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What is Postpartum Hair Loss?
Hair loss often follows childbirth in the postpartum period without causing baldness. In this situation, the hair is actually thicker during pregnancy due to increased circulating oestrogens. Approximately three months after giving birth, oestrogen levels drop and hair loss occurs, often particularly noticeably around the hairline and temple area. Hair typically grows back normally and treatment is not indicated. During this postpartum hair loss phase, the hair could fall out in clumps either while brushing it or in the shower. Though it is common for hair to fall out from all areas of the head, many women may notice hair loss around their hairline resulting in the appearance of a very fine hair in the front.
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Things You Should Know about Postpartum Hair Loss
Cause of Postpartum Hair Loss
During pregnancy, high levels of oestrogen prevents the usual rate of hair loss and the hair loss decreases. However after the baby arrives and the hormone levels drop, the hair makes up for the lost time by falling out in bigger clumps than normal. The total volume of hair loss is not much more, it seems more as it happens all at once.
Breastfeeding is often blamed for hair loss although there is no evidence to show it as correct. This is a symptom that almost all moms will experience. It can become extreme (called postpartum alopecia). It can last a few weeks or a few months depending on how long the hair cycles last.
During pregnancy the hair looks fuller and more vibrant due to the consumption of prenatal vitamins which helps it to look best. Often when you are pregnant the hair goes into a dormant cycle and falls less. This is called the telogen phase. It eventually goes into the telogen effluvium phase and falls off. The hair loss and growth will probably be most apparent in the area above the forehead. Gaining a lot of hair during pregnancy and losing it later may look quite dramatic.
Remedies for Postpartum Hair Loss
Maintain a Healthy Diet
A healthy diet including necessary balance of vitamins and nutrients found primarily in vegetables, whole grains and fresh fruits.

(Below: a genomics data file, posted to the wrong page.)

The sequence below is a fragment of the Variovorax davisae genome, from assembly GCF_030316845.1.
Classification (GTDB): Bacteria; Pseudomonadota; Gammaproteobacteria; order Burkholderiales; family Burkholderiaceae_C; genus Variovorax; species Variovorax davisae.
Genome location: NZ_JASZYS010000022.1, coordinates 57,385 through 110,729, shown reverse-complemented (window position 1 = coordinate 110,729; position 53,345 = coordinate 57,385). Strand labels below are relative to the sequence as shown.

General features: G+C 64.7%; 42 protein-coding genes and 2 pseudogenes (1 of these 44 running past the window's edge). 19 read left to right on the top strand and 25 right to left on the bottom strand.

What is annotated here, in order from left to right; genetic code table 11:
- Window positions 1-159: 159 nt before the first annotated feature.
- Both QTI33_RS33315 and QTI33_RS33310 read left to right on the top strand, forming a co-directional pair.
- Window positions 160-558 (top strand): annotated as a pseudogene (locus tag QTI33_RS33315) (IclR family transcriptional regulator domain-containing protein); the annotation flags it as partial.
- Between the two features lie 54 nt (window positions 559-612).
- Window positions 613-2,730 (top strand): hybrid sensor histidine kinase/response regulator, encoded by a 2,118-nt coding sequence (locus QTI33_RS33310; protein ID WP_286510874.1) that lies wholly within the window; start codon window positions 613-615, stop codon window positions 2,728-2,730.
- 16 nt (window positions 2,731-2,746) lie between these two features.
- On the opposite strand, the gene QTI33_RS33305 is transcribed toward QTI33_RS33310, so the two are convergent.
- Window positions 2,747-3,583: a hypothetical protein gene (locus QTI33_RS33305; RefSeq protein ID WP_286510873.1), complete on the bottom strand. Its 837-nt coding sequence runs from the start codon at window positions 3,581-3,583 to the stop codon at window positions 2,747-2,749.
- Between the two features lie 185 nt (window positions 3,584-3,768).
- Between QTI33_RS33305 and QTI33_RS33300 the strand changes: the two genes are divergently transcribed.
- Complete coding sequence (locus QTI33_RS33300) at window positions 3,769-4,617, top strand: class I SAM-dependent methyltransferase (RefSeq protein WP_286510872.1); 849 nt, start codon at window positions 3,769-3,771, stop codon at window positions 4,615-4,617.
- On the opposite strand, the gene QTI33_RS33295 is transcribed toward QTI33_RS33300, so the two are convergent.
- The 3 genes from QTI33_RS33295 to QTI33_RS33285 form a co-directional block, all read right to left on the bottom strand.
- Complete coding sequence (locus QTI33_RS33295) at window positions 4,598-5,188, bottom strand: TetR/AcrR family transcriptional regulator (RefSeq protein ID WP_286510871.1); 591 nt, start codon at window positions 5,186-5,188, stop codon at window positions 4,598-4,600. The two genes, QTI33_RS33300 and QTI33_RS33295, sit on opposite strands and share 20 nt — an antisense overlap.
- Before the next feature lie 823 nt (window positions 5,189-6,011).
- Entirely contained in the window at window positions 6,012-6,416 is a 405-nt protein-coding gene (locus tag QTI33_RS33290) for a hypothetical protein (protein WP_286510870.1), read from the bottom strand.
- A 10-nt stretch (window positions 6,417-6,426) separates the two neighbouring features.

Take Nutritional Supplement
The American Pregnancy Association recommends the following vitamins and mineral supplements to help stop hair loss and promote hair regrowth.
Practice different relaxation techniques like mindfulness, meditation or breathing exercises. Postpartum hair loss though stressful is a completely normal symptom of the changing hormones after birth. Gentle or moderate exercise can also help to reduce stress.
Change your Hairstyle
Regardless of the length of the hair, adjust your hairstyle to reduce the amount of stress put on the hair. Limit vigorous brushing to avoid tearing or splitting the hair and avoid pulling hair into ponytails, braids or weaves.
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Modify Hair Care Routine
Try using postpartum hair loss shampoo that is rich in biotin and silica and a deep moisture conditioner. Avoid using hot rollers and straightening irons to prevent further damage that can be caused by excessive heat. Hair masks and sprays recommended by dermatologist can also be used.
Avoid colouring your hair and using harsh gels and sprays for styling. Opt for the natural home made hair oils instead to strengthen hair growth. Volumizing shampoos may add body to your hair and make it look lustrous.
Essential fatty acids such as Omega 3 help to make the brittle hair shinier as well as promote the growth of new strong hair.
DIY Hair Mask
Healthy hair growth needs a healthy scalp which in turn needs enough moisture. Mix 2 egg yolks with ¼ cup coconut oil and 4 tablespoon mashed avocado and apply on the scalp. Let it sit for an hour and wash it off.
Massaging the scalp can stimulate the hair follicles and promote further and quicker hair growth. Almond oil or almond based oil is good for scalp massages. The rich monounsaturated fatty acids, polyunsaturated fatty acids and vitamin E are necessary for a healthy hair. It not only prevents hair loss but also makes the hair shiny and healthier from the outside.
Biotin and Postpartum Hair Loss
It is a great supplement that fuels hair skin and nail growth. It is a vitamin B complex and found in many items such as carrots, liver, yeast, bananas, in low concentration. Biotin is especially important to keep the hair healthy post pregnancy because it functions in the synthesis of hair products like keratin. The daily recommended amount of biotin for non breastfeeding mothers is 30 mcg per day and for breastfeeding mothers is 35 mcg per day. Trying shampoos that are fortified with biotin may also promote stronger and healthier hair.